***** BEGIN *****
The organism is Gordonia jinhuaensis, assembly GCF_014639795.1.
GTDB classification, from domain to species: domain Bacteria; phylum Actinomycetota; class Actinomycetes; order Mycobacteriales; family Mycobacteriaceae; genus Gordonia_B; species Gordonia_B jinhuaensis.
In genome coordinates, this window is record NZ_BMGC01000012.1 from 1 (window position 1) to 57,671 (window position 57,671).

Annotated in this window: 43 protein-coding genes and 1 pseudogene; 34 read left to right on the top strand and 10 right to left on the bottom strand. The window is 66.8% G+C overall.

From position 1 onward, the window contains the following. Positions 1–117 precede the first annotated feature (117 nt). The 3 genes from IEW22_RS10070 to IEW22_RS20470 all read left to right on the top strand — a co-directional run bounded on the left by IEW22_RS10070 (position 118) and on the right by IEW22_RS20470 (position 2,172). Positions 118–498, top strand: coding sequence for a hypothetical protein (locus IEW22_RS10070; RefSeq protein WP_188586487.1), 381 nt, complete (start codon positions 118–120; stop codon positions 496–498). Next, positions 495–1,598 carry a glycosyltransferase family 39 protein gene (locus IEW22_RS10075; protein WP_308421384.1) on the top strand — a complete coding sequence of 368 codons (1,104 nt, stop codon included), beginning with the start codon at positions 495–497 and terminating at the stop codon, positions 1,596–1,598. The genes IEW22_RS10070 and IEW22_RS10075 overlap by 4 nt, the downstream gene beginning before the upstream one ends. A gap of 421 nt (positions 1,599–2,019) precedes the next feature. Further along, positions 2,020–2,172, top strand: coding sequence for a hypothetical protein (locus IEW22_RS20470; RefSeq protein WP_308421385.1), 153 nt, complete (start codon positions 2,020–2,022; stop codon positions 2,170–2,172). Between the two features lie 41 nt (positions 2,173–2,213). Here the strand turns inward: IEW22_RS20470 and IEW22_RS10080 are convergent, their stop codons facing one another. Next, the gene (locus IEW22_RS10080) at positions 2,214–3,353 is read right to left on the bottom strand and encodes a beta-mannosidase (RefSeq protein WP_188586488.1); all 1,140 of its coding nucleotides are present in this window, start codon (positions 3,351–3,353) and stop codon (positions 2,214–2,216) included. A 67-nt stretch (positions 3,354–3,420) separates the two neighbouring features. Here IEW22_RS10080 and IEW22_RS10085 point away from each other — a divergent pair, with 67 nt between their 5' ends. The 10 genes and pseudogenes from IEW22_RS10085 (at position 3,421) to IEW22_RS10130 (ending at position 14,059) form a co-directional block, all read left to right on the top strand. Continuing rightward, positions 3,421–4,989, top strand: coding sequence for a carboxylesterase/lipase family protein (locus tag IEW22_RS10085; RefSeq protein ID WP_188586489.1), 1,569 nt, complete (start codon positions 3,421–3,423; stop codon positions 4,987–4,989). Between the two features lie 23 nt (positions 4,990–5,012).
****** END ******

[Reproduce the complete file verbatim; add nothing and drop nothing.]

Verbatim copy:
The organism is Gordonia jinhuaensis, assembly GCF_014639795.1.
GTDB classification, from domain to species: domain Bacteria; phylum Actinomycetota; class Actinomycetes; order Mycobacteriales; family Mycobacteriaceae; genus Gordonia_B; species Gordonia_B jinhuaensis.
In genome coordinates, this window is record NZ_BMGC01000012.1 from 1 (window position 1) to 57,671 (window position 57,671).

Annotated in this window: 43 protein-coding genes and 1 pseudogene; 34 read left to right on the top strand and 10 right to left on the bottom strand. The window is 66.8% G+C overall.

From position 1 onward, the window contains the following. Positions 1–117 precede the first annotated feature (117 nt). The 3 genes from IEW22_RS10070 to IEW22_RS20470 all read left to right on the top strand — a co-directional run bounded on the left by IEW22_RS10070 (position 118) and on the right by IEW22_RS20470 (position 2,172). Positions 118–498, top strand: coding sequence for a hypothetical protein (locus IEW22_RS10070; RefSeq protein WP_188586487.1), 381 nt, complete (start codon positions 118–120; stop codon positions 496–498). Next, positions 495–1,598 carry a glycosyltransferase family 39 protein gene (locus IEW22_RS10075; protein WP_308421384.1) on the top strand — a complete coding sequence of 368 codons (1,104 nt, stop codon included), beginning with the start codon at positions 495–497 and terminating at the stop codon, positions 1,596–1,598. The genes IEW22_RS10070 and IEW22_RS10075 overlap by 4 nt, the downstream gene beginning before the upstream one ends. A gap of 421 nt (positions 1,599–2,019) precedes the next feature. Further along, positions 2,020–2,172, top strand: coding sequence for a hypothetical protein (locus IEW22_RS20470; RefSeq protein WP_308421385.1), 153 nt, complete (start codon positions 2,020–2,022; stop codon positions 2,170–2,172). Between the two features lie 41 nt (positions 2,173–2,213). Here the strand turns inward: IEW22_RS20470 and IEW22_RS10080 are convergent, their stop codons facing one another. Next, the gene (locus IEW22_RS10080) at positions 2,214–3,353 is read right to left on the bottom strand and encodes a beta-mannosidase (RefSeq protein WP_188586488.1); all 1,140 of its coding nucleotides are present in this window, start codon (positions 3,351–3,353) and stop codon (positions 2,214–2,216) included. A 67-nt stretch (positions 3,354–3,420) separates the two neighbouring features. Here IEW22_RS10080 and IEW22_RS10085 point away from each other — a divergent pair, with 67 nt between their 5' ends. The 10 genes and pseudogenes from IEW22_RS10085 (at position 3,421) to IEW22_RS10130 (ending at position 14,059) form a co-directional block, all read left to right on the top strand. Continuing rightward, positions 3,421–4,989, top strand: coding sequence for a carboxylesterase/lipase family protein (locus tag IEW22_RS10085; RefSeq protein ID WP_188586489.1), 1,569 nt, complete (start codon positions 3,421–3,423; stop codon positions 4,987–4,989). Between the two features lie 23 nt (positions 4,990–5,012).